Tribal Leaders Urge HHS Secretary to Declare Syphilis Emergency

Tuesday, February 27, 2024
Founded in 1986, the Great Plains Tribal Leaders Health Board (GPTLHB) serves as the official representative body for seventeen tribal nations and one service unit in the Great Plains area on issues impacting health.
Founded in 1986, the Great Plains Tribal Leaders Health Board (GPTLHB) serves as the official representative body for seventeen tribal nations and one service unit in the Great Plains area on issues impacting health.

RAPID CITY, S.D. — In response to an alarming surge in syphilis cases sweeping across the Great Plains Region, tribal officials representing nations spanning North Dakota, South Dakota, Nebraska, and Iowa are urgently appealing to Health and Human Services (HHS) Secretary Xavier Bacerra for a formal declaration of a public health emergency.

Jerilyn Church, CEO of the Great Plains Tribal Leaders Health Board based in Rapid City, SD, conveyed this pressing message to Secretary Bacerra in a letter dispatched today.

"The elected leaders from each of the Great Plains Area tribal nations implore you to issue a Public Health Emergency Declaration under Section 319 of the Public Health Service Act, acknowledging the significant outbreak of syphilis and congenital syphilis affecting American Indian and Alaska Native communities in our region," Church wrote.

Established in 1986, the Great Plains Tribal Leaders Health Board (GPTLHB) serves as the official representative body for seventeen tribal nations and one service unit in the Great Plains area on issues impacting health.

"The syphilis rate among American Indians and Alaska Natives in the Great Plains now surpasses any recorded rate in the United States since 1941, predating the availability of penicillin for infection treatment," Church emphasized.

Section 319 of the Public Health Service Act empowers the Secretary of Health and Human Services to implement measures aimed at preventing the introduction, transmission, or spread of communicable diseases, including the formulation and enforcement of regulations, along with resource mobilization for this purpose.

Data from the Great Plains Tribal Epidemiology Center paints a grim picture: In 2020, syphilis rates among American Indians and Alaska Natives in the Great Plains mirrored the national average. By 2022, however, these rates had skyrocketed by 1,865%, far outpacing the 154% increase seen nationally. Similarly, cases of congenital syphilis have spiked alarmingly, with certain areas witnessing rates where more than one in every forty American Indian and Alaska Native babies born in 2022 were diagnosed with the condition, constituting 2.5% of all Native births in those communities.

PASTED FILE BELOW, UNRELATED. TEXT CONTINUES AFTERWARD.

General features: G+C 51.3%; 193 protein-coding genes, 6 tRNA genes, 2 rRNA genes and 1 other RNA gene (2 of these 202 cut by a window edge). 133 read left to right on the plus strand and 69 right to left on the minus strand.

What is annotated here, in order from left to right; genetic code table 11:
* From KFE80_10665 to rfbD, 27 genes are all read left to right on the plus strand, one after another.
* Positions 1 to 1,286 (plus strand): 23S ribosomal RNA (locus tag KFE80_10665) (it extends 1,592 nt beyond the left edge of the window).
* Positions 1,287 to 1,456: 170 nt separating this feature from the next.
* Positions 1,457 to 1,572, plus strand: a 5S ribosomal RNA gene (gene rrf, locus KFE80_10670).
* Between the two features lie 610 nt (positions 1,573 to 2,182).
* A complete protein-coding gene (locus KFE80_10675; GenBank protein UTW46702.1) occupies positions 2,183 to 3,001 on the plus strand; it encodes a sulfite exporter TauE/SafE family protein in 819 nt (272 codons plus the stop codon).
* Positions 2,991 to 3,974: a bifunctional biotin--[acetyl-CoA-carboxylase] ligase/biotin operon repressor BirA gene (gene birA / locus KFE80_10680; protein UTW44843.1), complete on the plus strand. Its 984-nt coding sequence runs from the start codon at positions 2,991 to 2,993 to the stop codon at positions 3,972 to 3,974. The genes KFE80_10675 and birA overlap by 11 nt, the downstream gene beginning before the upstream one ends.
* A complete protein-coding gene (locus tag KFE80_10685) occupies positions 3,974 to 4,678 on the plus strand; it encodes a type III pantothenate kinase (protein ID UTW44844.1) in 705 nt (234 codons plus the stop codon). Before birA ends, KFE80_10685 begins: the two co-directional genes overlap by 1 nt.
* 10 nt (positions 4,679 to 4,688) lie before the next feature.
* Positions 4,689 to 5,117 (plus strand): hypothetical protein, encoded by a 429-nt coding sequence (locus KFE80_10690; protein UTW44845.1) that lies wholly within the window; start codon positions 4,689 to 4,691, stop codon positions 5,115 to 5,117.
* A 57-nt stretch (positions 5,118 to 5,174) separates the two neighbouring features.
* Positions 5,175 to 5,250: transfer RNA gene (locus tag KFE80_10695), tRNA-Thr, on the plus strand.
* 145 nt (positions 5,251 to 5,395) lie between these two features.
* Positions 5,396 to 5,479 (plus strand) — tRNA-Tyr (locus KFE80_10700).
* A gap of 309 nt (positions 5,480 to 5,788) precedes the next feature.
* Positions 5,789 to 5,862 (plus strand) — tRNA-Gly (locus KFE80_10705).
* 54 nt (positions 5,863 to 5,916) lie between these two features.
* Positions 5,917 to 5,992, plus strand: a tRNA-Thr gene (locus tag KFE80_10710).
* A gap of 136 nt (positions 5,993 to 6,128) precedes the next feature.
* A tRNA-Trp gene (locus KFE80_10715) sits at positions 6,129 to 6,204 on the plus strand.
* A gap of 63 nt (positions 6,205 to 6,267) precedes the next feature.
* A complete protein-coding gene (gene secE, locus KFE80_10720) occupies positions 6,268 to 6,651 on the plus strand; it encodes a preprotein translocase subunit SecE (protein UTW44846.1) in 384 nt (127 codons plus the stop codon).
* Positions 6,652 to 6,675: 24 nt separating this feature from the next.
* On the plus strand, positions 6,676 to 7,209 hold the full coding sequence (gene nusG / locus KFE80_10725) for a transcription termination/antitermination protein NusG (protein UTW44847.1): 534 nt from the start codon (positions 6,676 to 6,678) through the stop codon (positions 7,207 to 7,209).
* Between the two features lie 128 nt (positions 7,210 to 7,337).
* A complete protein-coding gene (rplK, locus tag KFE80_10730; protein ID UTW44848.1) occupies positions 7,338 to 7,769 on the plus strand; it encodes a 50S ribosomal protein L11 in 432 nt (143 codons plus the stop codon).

Yet, despite this unprecedented crisis, public health resources have not matched the scale of the challenge. Between 2020 and 2023, frontline health workers have grappled with nearly a nineteen-fold increase in syphilis cases without a corresponding boost in funding or workforce capacity.

Furthermore, while there exists a commitment to treat the Great Plains Tribal Epidemiology Center and other tribal health authorities as public health agencies, access to essential data and significant resources from HHS remains elusive, hindering an effective response.

The Health Board is demanding immediate action, including emergency data access from the Indian Health Service and other pertinent department sources, the deployment of credentialed staff from tribal public health agencies to collaborate with the Indian Health Service in coordinating the syphilis response, the dispatch of at least 50 personnel from the Public Health Service to the Great Plains Area to bolster syphilis and congenital syphilis diagnosis and treatment efforts, provision of ample supplies for syphilis treatment, allocation of emergency funding, and the formulation of a comprehensive plan for supporting and monitoring children afflicted with congenital syphilis.

"Many of these hundreds of children will face significant long-term health challenges. It is imperative to commence planning for their care now to ensure they are not left behind," Church emphasized.

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